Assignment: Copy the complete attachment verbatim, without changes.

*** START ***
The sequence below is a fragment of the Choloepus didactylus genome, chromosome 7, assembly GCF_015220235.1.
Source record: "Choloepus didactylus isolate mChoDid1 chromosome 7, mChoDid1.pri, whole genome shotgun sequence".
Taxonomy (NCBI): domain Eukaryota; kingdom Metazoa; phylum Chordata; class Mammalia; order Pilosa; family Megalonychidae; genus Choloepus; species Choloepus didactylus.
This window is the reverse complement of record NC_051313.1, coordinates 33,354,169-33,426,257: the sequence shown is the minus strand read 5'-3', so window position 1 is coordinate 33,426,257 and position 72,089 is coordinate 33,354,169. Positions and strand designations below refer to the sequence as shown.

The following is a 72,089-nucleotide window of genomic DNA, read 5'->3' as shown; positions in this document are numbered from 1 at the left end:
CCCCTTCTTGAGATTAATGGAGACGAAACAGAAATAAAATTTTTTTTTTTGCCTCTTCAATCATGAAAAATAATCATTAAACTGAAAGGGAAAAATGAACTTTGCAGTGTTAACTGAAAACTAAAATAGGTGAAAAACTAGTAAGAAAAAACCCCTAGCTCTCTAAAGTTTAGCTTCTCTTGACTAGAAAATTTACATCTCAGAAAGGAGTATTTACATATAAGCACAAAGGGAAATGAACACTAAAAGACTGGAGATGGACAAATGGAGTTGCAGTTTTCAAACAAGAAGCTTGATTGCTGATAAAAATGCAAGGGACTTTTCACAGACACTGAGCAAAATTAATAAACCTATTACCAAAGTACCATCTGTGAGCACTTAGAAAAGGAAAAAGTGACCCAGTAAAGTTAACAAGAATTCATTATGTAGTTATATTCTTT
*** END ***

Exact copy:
The sequence below is a fragment of the Choloepus didactylus genome, chromosome 7, assembly GCF_015220235.1.
Source record: "Choloepus didactylus isolate mChoDid1 chromosome 7, mChoDid1.pri, whole genome shotgun sequence".
Taxonomy (NCBI): domain Eukaryota; kingdom Metazoa; phylum Chordata; class Mammalia; order Pilosa; family Megalonychidae; genus Choloepus; species Choloepus didactylus.
This window is the reverse complement of record NC_051313.1, coordinates 33,354,169-33,426,257: the sequence shown is the minus strand read 5'-3', so window position 1 is coordinate 33,426,257 and position 72,089 is coordinate 33,354,169. Positions and strand designations below refer to the sequence as shown.

The following is a 72,089-nucleotide window of genomic DNA, read 5'->3' as shown; positions in this document are numbered from 1 at the left end:
CCCCTTCTTGAGATTAATGGAGACGAAACAGAAATAAAATTTTTTTTTTTGCCTCTTCAATCATGAAAAATAATCATTAAACTGAAAGGGAAAAATGAACTTTGCAGTGTTAACTGAAAACTAAAATAGGTGAAAAACTAGTAAGAAAAAACCCCTAGCTCTCTAAAGTTTAGCTTCTCTTGACTAGAAAATTTACATCTCAGAAAGGAGTATTTACATATAAGCACAAAGGGAAATGAACACTAAAAGACTGGAGATGGACAAATGGAGTTGCAGTTTTCAAACAAGAAGCTTGATTGCTGATAAAAATGCAAGGGACTTTTCACAGACACTGAGCAAAATTAATAAACCTATTACCAAAGTACCATCTGTGAGCACTTAGAAAAGGAAAAAGTGACCCAGTAAAGTTAACAAGAATTCATTATGTAGTTATATTCTTT